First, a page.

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New eastern China agricultural burning fire emission inventory and trends analysis from combined geostationary (Himawari-8) and polar-orbiting (VIIRS-IM) fire radiative power products

Research output: Contribution to journalArticlepeer-review

Original languageEnglish
JournalAtmospheric Chemistry and Physics
Accepted/In press28 Jun 2020

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Abstract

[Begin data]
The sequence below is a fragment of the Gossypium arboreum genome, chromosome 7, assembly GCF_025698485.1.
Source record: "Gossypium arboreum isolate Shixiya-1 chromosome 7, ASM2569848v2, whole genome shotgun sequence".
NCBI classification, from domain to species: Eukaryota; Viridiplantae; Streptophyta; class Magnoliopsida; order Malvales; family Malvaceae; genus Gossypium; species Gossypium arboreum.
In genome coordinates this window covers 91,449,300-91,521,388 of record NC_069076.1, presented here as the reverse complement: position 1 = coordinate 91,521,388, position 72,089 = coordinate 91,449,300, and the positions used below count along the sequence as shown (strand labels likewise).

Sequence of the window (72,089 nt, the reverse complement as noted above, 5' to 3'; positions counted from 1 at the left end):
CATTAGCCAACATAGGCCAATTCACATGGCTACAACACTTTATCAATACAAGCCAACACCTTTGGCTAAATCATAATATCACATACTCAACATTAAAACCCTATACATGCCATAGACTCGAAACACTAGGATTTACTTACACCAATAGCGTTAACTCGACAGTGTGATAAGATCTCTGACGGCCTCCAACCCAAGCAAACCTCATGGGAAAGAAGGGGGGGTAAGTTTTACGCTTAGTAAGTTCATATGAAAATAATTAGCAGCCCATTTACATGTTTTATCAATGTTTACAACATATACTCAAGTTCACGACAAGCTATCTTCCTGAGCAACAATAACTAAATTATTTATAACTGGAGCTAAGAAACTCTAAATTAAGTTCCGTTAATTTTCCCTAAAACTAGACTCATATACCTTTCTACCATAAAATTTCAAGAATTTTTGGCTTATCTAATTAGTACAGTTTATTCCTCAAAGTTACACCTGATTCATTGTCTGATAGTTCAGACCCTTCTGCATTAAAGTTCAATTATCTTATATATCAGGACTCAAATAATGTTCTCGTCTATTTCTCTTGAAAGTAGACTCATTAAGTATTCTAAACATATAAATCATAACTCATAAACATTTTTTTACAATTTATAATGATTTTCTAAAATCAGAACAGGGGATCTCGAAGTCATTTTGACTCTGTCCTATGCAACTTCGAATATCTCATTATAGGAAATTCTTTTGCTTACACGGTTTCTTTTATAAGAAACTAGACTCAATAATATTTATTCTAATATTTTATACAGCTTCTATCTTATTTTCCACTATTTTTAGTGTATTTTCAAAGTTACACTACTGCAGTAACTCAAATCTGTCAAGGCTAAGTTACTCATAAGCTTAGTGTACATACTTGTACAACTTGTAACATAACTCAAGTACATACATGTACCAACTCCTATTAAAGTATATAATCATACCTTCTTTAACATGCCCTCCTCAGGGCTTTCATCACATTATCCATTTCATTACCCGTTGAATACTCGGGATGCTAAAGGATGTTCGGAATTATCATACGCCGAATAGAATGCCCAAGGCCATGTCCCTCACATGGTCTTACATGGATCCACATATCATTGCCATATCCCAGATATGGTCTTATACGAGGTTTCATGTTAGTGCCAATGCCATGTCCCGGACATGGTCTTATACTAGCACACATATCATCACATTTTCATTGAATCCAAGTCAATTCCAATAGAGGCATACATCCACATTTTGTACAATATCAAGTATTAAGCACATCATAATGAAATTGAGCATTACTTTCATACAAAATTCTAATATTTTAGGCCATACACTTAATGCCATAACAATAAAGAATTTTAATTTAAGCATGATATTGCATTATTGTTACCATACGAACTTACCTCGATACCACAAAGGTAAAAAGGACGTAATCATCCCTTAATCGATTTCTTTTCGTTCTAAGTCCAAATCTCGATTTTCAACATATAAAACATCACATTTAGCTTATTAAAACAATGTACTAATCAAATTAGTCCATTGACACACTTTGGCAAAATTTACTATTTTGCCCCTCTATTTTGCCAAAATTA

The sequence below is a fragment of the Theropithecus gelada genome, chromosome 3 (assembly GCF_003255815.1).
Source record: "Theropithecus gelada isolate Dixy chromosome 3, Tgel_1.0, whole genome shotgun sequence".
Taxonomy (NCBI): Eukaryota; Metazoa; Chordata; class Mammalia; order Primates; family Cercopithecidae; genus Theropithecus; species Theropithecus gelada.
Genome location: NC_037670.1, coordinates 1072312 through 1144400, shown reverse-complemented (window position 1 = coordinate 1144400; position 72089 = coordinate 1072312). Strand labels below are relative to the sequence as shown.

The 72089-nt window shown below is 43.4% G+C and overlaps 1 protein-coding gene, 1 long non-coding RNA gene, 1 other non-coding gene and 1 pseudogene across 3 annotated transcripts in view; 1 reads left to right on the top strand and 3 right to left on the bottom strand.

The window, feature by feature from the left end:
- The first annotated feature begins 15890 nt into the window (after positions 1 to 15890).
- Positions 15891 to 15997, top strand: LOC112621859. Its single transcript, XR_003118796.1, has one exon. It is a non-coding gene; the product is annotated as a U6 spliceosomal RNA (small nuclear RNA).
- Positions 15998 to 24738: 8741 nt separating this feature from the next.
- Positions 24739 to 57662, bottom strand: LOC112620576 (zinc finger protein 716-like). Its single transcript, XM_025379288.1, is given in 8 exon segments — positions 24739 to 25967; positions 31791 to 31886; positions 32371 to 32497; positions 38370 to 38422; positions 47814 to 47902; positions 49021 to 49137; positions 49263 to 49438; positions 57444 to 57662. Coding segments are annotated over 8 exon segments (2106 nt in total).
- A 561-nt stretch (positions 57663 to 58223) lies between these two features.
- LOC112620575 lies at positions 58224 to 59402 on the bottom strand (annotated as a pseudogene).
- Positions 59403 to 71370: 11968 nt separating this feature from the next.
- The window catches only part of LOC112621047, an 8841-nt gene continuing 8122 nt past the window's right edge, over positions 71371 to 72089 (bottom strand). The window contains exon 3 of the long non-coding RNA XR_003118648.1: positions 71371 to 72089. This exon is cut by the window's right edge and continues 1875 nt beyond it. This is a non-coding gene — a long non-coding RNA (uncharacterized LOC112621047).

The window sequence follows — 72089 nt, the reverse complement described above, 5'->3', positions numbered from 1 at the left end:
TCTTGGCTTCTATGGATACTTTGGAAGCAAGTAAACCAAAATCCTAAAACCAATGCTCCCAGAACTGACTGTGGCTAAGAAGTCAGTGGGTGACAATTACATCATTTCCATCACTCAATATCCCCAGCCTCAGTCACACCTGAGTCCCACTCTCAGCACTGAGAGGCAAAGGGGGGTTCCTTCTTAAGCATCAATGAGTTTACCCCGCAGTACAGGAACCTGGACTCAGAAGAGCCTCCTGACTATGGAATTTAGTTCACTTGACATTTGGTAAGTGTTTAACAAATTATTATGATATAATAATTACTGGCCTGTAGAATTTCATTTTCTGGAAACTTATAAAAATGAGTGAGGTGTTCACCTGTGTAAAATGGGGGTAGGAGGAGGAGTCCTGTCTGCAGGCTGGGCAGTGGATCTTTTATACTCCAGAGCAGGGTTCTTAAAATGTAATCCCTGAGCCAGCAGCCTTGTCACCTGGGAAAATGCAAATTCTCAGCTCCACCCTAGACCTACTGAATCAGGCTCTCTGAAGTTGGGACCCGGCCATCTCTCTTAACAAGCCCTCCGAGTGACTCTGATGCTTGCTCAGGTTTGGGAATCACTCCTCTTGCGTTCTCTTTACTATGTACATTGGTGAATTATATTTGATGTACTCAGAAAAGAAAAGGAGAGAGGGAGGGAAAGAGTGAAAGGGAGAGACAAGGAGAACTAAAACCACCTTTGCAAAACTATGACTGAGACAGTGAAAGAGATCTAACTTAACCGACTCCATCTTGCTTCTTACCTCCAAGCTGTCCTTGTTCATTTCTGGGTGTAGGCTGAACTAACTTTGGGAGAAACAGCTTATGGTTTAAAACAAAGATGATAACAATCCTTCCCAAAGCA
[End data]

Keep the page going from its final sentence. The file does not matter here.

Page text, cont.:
Open burning of agricultural crop residues is widespread across eastern China, and during certain post-harvest periods this activity is believed to significantly influence air quality. However, the exact contribution of crop residue burning to major air quality exceedances and air quality episodes has proven difficult to quantify. Whilst highly successful in many regions, in areas dominated by agricultural burning MODIS-based fire emissions inventories such as GFAS and GFED are suspected of significantly underestimating the magnitude of biomass burning emissions due to the typically very small, but highly numerous, fires involved that are quite easily missed by coarser spatial resolution remote sensing observations. To address this issue, we here use twice daily fire radiative power (FRP) observations from the ‘small fire optimised’ VIIRS-IM FRP product, and combine it with fire diurnal cycle information taken from the geostationary Himawari-8 satellite. Using this we generate a unique high spatio-temporal resolution agricultural burning inventory for eastern China for the years 2012-2015, designed to fully take into account small fires well below the MODIS burned area or active fire detection limit, focusing on dry matter burned (DMB) and emissions of CO2, CO, PM2.5 and black carbon. We calculate DMB totals 100 to 400% higher than reported by GFAS and GFED4.1s, and quantify interesting spatial and temporal patterns previously un-noted. Wheat residue burning, primarily occurring in May-June, is responsible for more than half of the annual crop residue burning emissions of all species, whilst a secondary peak in autumn (Sept-Oct) is associated with rice and corn residue burning. We further identify a new winter (Nov-Dec) burning season, hypothesised to be caused by delays in burning driven by the stronger implementation of residue burning bans during the autumn post-harvest season. Whilst our emissions estimates are far higher than those of other satellite-based emissions inventories for the region, they are lower than estimates made using traditional ‘crop yield-based approaches’ (CYBA) by a factor of between 2 and 5x. We believe that this is at least in part caused by outdated and overly high burning ratios being used in the CYBA approach, leading to the overestimation of DMB. Therefore we conclude that that satellite remote sensing approaches which adequately detect the presence of agricultural fires are a far better approach to agricultural fire emission estimation.

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